An audit released by Los Angeles City Controller Ron Galperin shows that Proposition HHH, a ballot measure that issued a $1.2 billion bond to fight homelessness in 2016, has been an abject failure.
The audit states that “more people are unhoused today than when Prop. HHH passed in 2016.” Plagued by high costs and major delays, Proposition HHH has left taxpayers with a $1.2 billion bill, and even more homelessness.
One of the most egregious parts of the report shows the cost of new units being built to house homeless residents. Most units being built are meant to accommodate one person.
There is at least one building in the predevelopment phase that is expected to cost $837,000 per unit. Another 12 projects being planned or built are expected to cost more than $700,000 per unit, and another 41 will cost more than $600,000 per unit.
Despite the measure passing more than five years ago, only 18 projects have been completed so far. Another 65 projects are under construction and 27 projects are still in the predevelopment stage.
In response to ballooning costs and delays in completion, the city controller recommended that the city speed up the review process, acquire and convert existing buildings for housing, build interim housing using available funds, and reevaluate expensive or stalled projects before finalizing loans. Of these, the City of Los Angeles has only decided to implement the first two.
Apparently, reassessing out-of-control spending is too much to ask from Los Angeles.
Throwback Thursday: U.S. Spent $160K to See if Hexes Work
March 24, 2022
In 1985, what was then known as the National Institute of Neurological and Communicative Disorders and Stroke spent $160,000 — more than $418,000 in 2022 dollars — to study if someone could successfully hex an opponent.
For this study, Sen. William Proxmire, a Democrat from Wisconsin, gave what’s now the National Institute of Neurological Disorders and Stroke a Golden Fleece award for wasteful and nonsensical spending.
The study looked at whether someone could hex an opponent during a strength test by drawing an X in front of the other person’s chest.
“The Institute is paying to determine whether a hulking, muscle bound subject will lose in a strength test, like arm wrestling, to an obviously weaker opponent,” he said sarcastically in a press release. “That opponent, however, knows a secret – making an ‘X’ causes those muscles to turn into jelly.”
It continues, “The Institute is sponsoring a series of tests. In one case, the spaghetti arms will be tested against the hulk’s without performing the ‘X’. Other times, they will use this secret technique and see if they do better.”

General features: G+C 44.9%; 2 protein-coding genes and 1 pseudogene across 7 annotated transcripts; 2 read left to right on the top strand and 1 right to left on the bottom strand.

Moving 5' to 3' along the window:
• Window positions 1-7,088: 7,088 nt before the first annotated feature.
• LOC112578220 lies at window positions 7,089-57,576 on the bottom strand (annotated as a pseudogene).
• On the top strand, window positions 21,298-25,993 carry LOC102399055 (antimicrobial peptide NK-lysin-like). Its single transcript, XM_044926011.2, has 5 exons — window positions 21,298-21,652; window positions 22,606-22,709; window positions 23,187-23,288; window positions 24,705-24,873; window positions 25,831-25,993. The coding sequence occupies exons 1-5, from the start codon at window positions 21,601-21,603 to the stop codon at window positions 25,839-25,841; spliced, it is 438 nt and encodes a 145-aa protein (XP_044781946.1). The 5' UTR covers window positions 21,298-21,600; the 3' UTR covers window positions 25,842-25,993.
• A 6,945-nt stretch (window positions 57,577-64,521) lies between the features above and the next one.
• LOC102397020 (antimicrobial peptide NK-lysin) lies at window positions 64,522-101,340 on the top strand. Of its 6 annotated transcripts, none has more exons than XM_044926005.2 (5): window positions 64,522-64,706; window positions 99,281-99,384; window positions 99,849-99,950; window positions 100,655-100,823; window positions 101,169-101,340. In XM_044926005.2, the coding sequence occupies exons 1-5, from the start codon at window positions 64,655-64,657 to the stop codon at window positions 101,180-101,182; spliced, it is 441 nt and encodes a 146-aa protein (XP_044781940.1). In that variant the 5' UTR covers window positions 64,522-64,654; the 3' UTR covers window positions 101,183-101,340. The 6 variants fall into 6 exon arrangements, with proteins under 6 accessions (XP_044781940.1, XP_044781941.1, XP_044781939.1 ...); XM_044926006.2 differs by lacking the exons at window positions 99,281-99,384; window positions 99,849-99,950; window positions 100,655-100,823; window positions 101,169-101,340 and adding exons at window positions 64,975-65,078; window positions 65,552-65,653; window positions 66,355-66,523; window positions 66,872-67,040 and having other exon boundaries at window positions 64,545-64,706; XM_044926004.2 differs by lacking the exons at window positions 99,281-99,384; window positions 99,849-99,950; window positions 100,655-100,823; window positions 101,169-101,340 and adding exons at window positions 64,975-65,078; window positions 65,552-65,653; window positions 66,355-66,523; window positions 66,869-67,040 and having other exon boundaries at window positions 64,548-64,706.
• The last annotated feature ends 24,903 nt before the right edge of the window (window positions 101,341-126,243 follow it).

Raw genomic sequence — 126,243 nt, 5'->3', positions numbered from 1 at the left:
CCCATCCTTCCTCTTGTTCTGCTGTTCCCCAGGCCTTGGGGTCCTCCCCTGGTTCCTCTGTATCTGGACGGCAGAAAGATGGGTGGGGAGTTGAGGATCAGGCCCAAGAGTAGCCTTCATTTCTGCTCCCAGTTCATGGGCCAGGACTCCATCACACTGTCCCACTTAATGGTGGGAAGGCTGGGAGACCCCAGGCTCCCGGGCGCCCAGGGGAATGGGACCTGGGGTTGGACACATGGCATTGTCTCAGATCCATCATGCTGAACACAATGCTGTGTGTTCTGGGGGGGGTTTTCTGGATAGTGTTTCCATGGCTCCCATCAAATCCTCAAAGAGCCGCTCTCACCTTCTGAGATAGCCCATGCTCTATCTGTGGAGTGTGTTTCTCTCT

In addition to making an X, researchers also tested whether sapping the energy of the opponent could be an effective tactic.
In a memo to justify this spending, the Institute argued, “…the phenomenon under investigation cannot be understood or explained by information currently available and it is of obvious interest to determine what other heretofore unknown factors or mechanisms significantly influence muscle strength and movement…”
Studying muscle function would have been of obvious interest to the Institute. But Proxmire had the right idea when he claimed that the only people who were being sapped of strength were the taxpayers.
U.S. Grants $30,000 to China to Make Anti-Climate Change Art
March 25, 2022
With curbing climate change one of its top priorities, the Biden administration’s State Department has allocated $30,000 for a grant aimed at helping Chinese citizens be more mindful of climate change.
One may think that the best way to achieve this goal is by funding educational initiatives, contributing to renewable energy investments, or funding a public relations campaign to increase awareness.
Not according to the U.S. State Department. Instead, it created a grant to “bring together Chinese and American artists to create collaborative work that displays positive visions of our collective climate futures.”
It is no mystery why the U.S. would want to target China in its mission to curb carbon emissions. China leads the world in carbon emissions, and its commitment to reducing emissions would be critical in tackling climate change, as President Biden has pledged to do. But is making artwork really the best way to go about it?
The grant says, “This project aims to bring together two groups of Chinese and American artists to collaboratively create two pieces of artwork that portray a vision of a future in which humanity has successfully adapted to the climate crisis and reached zero emissions through technological and behavioral change.”
It continues to say that the art will be on display on the walls of the U.S. Consulate General in Guangzhou for at least six months. Artists in China should attend the opening and workshops/activities for social change.
We don’t think anybody truly believes that this project will have any impact on climate change or U.S.-Chinese relations. Leave it to bureaucrats to dance around multiple productive ways to fight climate change to find one that doesn't.
The #WasteOfTheDay is presented by the forensic auditors at OpenTheBooks.com.